State Trade and Investment Minister Phil Dalidakis said this was a golden opportunity for the Turnbull government to give certainty to the state's manufacturing sector and support new supply chain jobs in Geelong and right across Victoria.
“Billions of dollars in investment and thousands of jobs – that’s what LAND 400 means to Victoria,” he said.
Two firms are in contention for project LAND 400 Phase 2 to supply the Army with new armed reconnaissance vehicles to replace the ageing ASLAVs.
BAE Systems Australia is proposing the Finnish-designed Patria AMV35, while German firm Rheinmetall Defence Australia is offering the Boxer CRV.
Should they win, BAE will assemble their vehicles at Fishermans Bend, Victoria, while Rheinmetall will make their vehicles in Brisbane.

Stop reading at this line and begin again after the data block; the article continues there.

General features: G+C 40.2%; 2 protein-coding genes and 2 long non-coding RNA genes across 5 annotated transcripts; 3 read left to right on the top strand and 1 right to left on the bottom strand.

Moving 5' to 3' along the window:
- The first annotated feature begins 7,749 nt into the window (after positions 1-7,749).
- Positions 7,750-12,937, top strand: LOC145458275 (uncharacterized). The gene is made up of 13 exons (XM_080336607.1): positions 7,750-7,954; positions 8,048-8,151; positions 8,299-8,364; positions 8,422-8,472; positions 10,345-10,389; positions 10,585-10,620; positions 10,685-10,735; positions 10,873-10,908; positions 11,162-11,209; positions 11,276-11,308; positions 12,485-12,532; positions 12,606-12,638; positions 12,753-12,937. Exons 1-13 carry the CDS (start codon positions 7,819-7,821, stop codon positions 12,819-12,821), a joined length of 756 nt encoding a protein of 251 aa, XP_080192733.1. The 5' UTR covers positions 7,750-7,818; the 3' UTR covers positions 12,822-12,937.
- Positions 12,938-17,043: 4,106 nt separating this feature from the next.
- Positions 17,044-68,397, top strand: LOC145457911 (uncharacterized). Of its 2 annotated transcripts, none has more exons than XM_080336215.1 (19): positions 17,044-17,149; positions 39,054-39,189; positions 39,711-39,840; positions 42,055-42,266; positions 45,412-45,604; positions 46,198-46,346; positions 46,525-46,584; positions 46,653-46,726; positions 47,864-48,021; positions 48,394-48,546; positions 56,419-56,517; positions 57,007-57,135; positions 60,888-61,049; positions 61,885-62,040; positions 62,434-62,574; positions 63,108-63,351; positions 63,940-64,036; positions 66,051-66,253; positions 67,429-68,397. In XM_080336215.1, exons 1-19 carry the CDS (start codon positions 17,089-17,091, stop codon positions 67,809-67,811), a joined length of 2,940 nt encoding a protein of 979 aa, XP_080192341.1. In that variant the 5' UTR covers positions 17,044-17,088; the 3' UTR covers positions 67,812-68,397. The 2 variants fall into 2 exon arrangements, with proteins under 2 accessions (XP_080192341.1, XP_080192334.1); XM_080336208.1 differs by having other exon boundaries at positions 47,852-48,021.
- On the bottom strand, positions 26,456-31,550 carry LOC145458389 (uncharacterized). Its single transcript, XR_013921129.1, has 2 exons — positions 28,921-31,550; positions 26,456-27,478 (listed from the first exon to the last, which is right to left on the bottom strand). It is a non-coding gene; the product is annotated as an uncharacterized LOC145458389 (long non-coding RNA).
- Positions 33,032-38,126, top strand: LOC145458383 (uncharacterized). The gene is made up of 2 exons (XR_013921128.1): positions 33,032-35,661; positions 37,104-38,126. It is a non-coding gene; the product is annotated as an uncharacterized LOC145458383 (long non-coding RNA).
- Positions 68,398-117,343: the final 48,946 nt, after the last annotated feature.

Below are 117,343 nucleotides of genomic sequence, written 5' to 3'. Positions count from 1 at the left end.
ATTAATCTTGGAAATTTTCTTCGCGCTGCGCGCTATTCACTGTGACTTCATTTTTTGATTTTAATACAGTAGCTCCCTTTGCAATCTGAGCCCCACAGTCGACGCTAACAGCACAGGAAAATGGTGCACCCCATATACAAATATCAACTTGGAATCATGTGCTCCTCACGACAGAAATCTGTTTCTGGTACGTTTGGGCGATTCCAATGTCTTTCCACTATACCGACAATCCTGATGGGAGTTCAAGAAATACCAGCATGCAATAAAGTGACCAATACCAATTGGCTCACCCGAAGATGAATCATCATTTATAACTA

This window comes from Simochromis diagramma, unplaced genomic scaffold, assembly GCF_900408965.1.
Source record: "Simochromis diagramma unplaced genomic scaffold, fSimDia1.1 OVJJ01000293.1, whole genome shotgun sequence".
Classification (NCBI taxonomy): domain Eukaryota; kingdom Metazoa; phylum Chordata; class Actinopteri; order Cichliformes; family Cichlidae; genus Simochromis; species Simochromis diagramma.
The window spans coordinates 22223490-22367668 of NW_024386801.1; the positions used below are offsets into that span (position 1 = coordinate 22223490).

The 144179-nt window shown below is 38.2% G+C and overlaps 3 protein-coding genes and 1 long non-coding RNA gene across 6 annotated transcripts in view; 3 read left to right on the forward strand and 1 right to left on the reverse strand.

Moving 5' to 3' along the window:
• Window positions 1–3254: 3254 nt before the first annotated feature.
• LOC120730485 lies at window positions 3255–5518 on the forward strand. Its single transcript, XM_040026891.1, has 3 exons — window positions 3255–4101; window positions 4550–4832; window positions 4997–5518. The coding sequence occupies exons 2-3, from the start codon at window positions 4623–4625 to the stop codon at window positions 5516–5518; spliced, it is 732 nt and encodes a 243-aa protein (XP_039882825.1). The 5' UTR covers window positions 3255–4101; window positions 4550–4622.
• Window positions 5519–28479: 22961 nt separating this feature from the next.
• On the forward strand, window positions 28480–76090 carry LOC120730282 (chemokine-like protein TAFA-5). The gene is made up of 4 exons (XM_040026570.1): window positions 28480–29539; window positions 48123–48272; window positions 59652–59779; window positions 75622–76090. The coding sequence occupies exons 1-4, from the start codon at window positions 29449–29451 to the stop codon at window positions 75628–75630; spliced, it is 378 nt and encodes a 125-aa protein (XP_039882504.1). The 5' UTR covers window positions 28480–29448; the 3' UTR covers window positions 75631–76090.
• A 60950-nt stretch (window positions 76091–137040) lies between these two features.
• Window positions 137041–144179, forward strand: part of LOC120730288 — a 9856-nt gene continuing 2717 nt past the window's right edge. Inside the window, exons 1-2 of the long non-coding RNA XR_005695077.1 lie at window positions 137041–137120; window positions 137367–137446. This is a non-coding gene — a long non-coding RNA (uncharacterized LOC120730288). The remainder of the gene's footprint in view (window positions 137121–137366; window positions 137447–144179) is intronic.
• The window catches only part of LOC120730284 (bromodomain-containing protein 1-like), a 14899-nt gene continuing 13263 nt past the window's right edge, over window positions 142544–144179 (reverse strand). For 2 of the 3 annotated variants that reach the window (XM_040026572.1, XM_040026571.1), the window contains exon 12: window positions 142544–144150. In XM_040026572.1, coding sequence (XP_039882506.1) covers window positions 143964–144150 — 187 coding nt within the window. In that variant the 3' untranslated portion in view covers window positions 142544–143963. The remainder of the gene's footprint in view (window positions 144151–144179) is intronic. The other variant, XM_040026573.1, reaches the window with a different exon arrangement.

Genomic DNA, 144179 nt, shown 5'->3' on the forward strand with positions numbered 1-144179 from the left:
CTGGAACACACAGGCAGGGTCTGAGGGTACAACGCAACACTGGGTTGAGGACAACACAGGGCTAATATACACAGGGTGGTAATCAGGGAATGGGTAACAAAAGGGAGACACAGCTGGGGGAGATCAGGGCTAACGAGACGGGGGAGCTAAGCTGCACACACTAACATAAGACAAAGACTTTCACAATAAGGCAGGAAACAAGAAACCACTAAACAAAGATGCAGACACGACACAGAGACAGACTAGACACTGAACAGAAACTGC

On Thursday, Minister Dalidakis visited Ford’s former Geelong site to inspect the BAE Systems Australia’s AMV35 vehicle and meet workers from local defence supply chain company Marand.
Marand will build the hulls and turret shells for the new vehicles, should BAE Systems Australia win this contract.
Marand is looking to increase its footprint in Geelong and base a significant part of their LAND 400 work at the former Ford factory, creating as many as 60 new jobs, some of which would be suitable for former automotive workers.
Minister Dalidakis said LAND 400 Phase 2 was worth around $5 billion and would create up to 2,000 manufacturing and supply chain jobs in Victoria.
Victorian Minister for Industry and Employment Ben Carroll said Victoria was the home of vehicle manufacturing.
“We’ve got the workforce, the expertise and the supply chain to build next-generation vehicles for the Australian Army,” he said.
“We need the Turnbull government to bring this work to Victoria and create thousands of opportunities for workers leaving our automotive sector.”
Defence has completed its evaluation of the two vehicles. The government will announce its decision next year.